All beauty is gender-neutral, isn’t it about time everyone saw it this way? I investigated the impact that this transformation is having on the beauty industry.
Society has taken a huge non-binary shift over the last few years, and it’s about time that beauty brands caught up with the move. More people than ever are coming out as transgender, non-binary or one of the many other gender identities. On the retail front, unisex fragrances and clothes have been around for some time now, so why is the beauty industry bashfully playing catch up?
With the developments and expectations of society moving quicker than ever before, I decided to explore exactly what about the beauty industry needs to be modified.
A recent study has discovered that one in twenty British men now wear makeup of some capacity. Some simply use it to cover up blemishes and others wear it to express their prolific creativity and noble identity. It’s rightfully become the norm for men to thrive on beauty and skincare – for whatever reason they feel necessary – and it was only a matter of time before individual products and the way they’re presented began to follow suit. The most important part of this evolution is that it is a solid, metamorphic movement and not an interim trend.
His? Hers? How about, both? Realistically, a lot of products are and always have been suitable for both men and women. A prime example of this concluded a very pointless, albeit money-saving shop for a Liz Earl Hot Cloth Cleanser. I explained to the shop assistant that I had some of the men’s product at home and was here to purchase the women’s version. He instantly told me to save myself the money and use the men’s due to their parallel ingredients, and that the only thing that differentiated the two was a component to make the women’s one smell more feminine. This indicates that other than the scented attributes to some skincare (which appears to be phasing out due to the eau natural hype), a lot of gendered products are very similar.
Evidently, this isn’t always the case and factors like density can differ when it comes to skincare. Men’s skin is a lot thicker than women’s and therefore may need to be treated differently, so how does gender-neutral skincare work? It works in exactly the same way that you’d shop differently for dry skin and oily skin. Consultant Dermatologist and author of The Skincare Bible, Dr Anjali Mahto, told The Independent that she “wouldn’t say it is really about male versus female skin and always choosing products that are marketed for either men or women.” She said “the most important consideration is skin type. I always recommend a skincare plan tailored to each individual based on their needs and the best ingredients or treatments for a particular issue.”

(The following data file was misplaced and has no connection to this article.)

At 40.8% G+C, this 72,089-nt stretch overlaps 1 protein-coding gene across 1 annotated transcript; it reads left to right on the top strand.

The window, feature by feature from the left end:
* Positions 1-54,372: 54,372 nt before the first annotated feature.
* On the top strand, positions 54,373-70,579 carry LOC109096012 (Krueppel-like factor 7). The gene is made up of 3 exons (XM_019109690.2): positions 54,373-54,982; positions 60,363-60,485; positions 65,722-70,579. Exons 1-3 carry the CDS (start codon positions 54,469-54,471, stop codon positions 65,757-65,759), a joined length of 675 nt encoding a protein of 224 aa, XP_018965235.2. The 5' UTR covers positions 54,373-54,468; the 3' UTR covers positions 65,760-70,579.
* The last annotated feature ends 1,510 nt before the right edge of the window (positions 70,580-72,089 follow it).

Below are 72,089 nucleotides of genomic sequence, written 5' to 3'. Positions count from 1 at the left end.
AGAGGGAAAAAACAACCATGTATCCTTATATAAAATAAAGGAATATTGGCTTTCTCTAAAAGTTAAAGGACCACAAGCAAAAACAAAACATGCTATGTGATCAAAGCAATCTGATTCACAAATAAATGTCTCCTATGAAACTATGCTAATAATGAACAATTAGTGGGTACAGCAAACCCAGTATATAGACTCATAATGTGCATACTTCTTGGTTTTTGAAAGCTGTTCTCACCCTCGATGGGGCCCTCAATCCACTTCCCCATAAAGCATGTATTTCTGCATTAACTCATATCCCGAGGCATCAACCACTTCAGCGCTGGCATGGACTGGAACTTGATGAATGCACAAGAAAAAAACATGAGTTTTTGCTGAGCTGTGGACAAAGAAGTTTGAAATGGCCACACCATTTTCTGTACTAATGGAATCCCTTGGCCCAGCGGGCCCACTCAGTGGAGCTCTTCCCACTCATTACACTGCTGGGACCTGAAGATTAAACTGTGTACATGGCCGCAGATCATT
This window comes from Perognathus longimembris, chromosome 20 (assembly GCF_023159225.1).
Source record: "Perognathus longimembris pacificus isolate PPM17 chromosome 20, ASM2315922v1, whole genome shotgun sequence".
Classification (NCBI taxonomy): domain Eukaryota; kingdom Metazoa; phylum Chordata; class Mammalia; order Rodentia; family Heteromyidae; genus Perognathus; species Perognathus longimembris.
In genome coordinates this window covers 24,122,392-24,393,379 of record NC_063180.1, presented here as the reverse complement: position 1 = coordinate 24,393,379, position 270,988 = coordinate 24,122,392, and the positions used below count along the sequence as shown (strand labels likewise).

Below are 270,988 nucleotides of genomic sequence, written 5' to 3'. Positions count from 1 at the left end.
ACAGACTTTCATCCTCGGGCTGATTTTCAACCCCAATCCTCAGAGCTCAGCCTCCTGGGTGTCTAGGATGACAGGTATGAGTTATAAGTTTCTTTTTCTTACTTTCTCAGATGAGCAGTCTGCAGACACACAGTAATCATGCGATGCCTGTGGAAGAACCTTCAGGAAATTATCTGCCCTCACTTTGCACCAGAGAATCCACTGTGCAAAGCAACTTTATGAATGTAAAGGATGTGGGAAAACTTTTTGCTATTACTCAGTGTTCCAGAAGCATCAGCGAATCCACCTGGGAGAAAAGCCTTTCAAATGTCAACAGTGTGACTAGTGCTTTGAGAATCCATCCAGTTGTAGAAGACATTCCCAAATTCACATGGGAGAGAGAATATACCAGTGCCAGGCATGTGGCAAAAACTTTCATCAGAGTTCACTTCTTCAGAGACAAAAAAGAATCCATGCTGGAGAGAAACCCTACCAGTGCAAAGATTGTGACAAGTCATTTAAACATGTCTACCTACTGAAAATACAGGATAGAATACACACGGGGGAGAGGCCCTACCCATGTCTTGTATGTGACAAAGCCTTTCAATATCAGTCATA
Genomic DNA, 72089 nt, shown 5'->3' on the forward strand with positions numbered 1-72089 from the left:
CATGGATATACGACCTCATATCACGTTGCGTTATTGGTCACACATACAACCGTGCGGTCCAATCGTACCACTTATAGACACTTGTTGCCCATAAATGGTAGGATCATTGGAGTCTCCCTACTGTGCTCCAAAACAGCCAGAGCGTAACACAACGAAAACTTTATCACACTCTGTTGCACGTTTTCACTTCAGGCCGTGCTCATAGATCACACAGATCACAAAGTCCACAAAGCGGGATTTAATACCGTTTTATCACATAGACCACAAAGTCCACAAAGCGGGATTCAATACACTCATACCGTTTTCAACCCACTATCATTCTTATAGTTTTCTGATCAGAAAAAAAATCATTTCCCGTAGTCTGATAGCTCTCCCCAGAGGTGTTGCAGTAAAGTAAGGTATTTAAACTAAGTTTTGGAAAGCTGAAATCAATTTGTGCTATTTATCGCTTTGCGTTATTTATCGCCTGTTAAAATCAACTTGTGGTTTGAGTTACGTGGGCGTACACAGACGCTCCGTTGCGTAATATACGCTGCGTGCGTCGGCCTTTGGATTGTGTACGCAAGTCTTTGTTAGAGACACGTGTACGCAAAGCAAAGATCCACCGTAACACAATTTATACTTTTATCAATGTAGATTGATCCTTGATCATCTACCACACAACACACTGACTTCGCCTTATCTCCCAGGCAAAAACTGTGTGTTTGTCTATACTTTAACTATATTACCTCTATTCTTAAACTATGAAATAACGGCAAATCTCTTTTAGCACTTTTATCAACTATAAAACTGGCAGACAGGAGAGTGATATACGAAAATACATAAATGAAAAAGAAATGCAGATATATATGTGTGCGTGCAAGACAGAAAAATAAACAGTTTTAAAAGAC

But what about makeup? Whether it’s a mere dab of concealer to cover up an unwanted blemish or a full face of all-out glory, men are wearing makeup almost as much as women now (cue Queer Eye effect). David Yi, founder of the men’s beauty website Very Good Light explained to CNN why he thinks the definition of masculinity is changing and what it has to do with beauty.
“I love makeup, and I love the way it makes me feel. It makes me feel more powerful and sexy and masculine, I think masculinity is all about feeling confident, all about being your best self, all about your authentic self and feeling comfortable with who you are.”
Makeup products should never deprive anyone of that feeling of self-assurance.
Until now, the beauty industry has always been very black and white (or pink and grey) when it comes to aesthetics. Female products have always had splashes of beautiful colour that express much more emotion than a simple face cream physically can. They’re bright, appealing, usually labelled with a cute or provocative name and are stereotypically-20th-century-style ‘girly’. Think ‘millennial pink’ but without the connotation. On the other hand, the products that were labelled for ‘men’ were kept very neutral; blue and grey colours that lacked any form of engaging decoration.
Not only has there been a significant change to the opinion that ‘pink is for girls’ and likewise with blue and boys, but many beauty brands are launching now with a neutral design that is either black, white, silver, or something that doesn’t scream ‘ I AM FOR A SPECIFIC GENDER’. The packaging is an incredibly important factor when it comes to inclusivity and so making them unbiased is a serious step in the right direction. Georgie Greville, co-founder of Milk Makeup told GQ that:
“there are tons of women who don’t relate to overly feminine packaging as well as many men who don’t need every product to be charcoal grey, black, or marketed as something that will make them more tough.”
She couldn’t have explained it better, in the same way that men don’t need to buy products that are dull looking, not all women are drawn to a pretty pink package.
So, where do we go from here? I think it’s indisputable that the future of the beauty industry is gender-neutral and one day it will just be natural that colours aren’t assigned to genders and that products don’t differ solely on their scent. It may be some time before all men are jumping on the next K-Beauty trend, but at least we’ll be at a point where the men who do want to take care of their skin and wear makeup, won’t be disadvantaged or judged. The beauty industry will have to make a crucial shift that in time will become less voluntary and 100% compulsory if a brand wants to work and adhere to society. The way to someone’s heart (and shopping basket) is by including them and I am so excited to see a gender-fluid paradise fall perfectly into place.
Feature image: The Pancea